4. It might have been argued in that case that the defendants had made a perfectly natural use of their own land; but apparently it was not thought useful to advance any such argument. In the second case alluded to above the facts were that the surface of the defendant's land had been artificially raised by earth placed upon it, that rain had fallen and been absorbed by the earth and that because of that the rain water had percolated through the wall of the plaintiff's house and caused damage. The Court of appeal decided in that case that an action would lie. Cotton, L.J., in his judgment approved of the decision in Broder v. Saillard  2 Ch.D. 692 and laid it down that:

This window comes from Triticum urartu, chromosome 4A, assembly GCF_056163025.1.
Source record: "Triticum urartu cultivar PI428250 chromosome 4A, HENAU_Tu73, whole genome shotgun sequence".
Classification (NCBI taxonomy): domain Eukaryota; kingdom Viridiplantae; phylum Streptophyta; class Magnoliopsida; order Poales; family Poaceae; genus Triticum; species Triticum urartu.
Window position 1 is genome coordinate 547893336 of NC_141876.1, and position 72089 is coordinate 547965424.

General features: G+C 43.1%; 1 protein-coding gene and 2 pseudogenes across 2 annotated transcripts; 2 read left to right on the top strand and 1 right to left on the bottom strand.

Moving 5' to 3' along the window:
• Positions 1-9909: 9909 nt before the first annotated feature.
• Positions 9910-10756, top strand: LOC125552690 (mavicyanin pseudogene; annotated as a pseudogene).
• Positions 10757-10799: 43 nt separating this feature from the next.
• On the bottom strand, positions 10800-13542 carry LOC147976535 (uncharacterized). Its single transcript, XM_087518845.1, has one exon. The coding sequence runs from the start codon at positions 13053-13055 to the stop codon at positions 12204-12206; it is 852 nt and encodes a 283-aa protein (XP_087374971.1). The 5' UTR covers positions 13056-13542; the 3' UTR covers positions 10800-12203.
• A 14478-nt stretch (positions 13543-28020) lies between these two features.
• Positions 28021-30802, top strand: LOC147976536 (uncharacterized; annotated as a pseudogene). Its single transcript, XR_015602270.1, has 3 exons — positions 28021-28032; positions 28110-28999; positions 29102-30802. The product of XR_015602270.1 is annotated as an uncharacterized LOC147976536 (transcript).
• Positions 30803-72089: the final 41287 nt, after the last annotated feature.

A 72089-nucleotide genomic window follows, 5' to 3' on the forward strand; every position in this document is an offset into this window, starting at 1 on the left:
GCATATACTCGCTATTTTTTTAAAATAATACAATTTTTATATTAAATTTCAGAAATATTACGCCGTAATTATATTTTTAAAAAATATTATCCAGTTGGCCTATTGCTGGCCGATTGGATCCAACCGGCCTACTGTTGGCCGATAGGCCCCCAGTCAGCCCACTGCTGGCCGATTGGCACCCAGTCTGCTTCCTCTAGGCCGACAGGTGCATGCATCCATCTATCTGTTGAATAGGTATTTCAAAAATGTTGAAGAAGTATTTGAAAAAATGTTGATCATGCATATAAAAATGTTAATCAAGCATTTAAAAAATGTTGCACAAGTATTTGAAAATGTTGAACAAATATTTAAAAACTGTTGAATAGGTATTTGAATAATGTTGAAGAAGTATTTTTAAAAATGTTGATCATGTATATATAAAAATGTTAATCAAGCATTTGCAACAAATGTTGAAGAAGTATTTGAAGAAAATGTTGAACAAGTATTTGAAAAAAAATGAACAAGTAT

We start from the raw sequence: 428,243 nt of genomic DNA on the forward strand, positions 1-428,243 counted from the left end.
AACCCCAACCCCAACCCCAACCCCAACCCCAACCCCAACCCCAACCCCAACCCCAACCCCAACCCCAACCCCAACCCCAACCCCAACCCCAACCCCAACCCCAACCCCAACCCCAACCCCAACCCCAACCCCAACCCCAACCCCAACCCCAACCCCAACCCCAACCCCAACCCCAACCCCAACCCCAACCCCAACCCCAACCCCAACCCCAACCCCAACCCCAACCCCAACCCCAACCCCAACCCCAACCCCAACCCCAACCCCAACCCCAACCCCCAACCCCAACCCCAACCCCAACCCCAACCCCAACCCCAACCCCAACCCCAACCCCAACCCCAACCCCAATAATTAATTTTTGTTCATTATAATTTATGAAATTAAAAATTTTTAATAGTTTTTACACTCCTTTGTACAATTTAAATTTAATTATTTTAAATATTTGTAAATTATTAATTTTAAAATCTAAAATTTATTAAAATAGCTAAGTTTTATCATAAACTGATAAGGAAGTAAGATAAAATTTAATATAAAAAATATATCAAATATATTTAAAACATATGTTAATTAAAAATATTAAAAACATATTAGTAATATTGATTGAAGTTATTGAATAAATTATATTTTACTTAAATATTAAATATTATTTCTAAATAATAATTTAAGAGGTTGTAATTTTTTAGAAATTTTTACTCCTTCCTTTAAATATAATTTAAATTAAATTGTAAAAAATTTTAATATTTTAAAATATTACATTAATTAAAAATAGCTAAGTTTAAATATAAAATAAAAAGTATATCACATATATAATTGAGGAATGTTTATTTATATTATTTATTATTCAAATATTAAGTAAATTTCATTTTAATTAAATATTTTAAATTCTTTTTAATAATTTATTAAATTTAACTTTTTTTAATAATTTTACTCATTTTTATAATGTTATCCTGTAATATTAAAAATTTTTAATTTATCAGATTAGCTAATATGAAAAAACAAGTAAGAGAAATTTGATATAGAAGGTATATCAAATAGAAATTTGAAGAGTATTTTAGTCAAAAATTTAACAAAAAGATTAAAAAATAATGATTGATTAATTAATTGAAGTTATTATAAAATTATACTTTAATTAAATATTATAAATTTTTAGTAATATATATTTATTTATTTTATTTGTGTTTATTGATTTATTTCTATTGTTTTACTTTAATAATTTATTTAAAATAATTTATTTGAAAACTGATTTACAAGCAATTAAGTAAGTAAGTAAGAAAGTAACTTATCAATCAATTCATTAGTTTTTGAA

If any one artificial erection on his land causes water, even though arising from natural rain fall only to pass into his neighbour's land and thus substantially to interfere with his enjoyment, he will be liable to action at the suit of him who is so injured.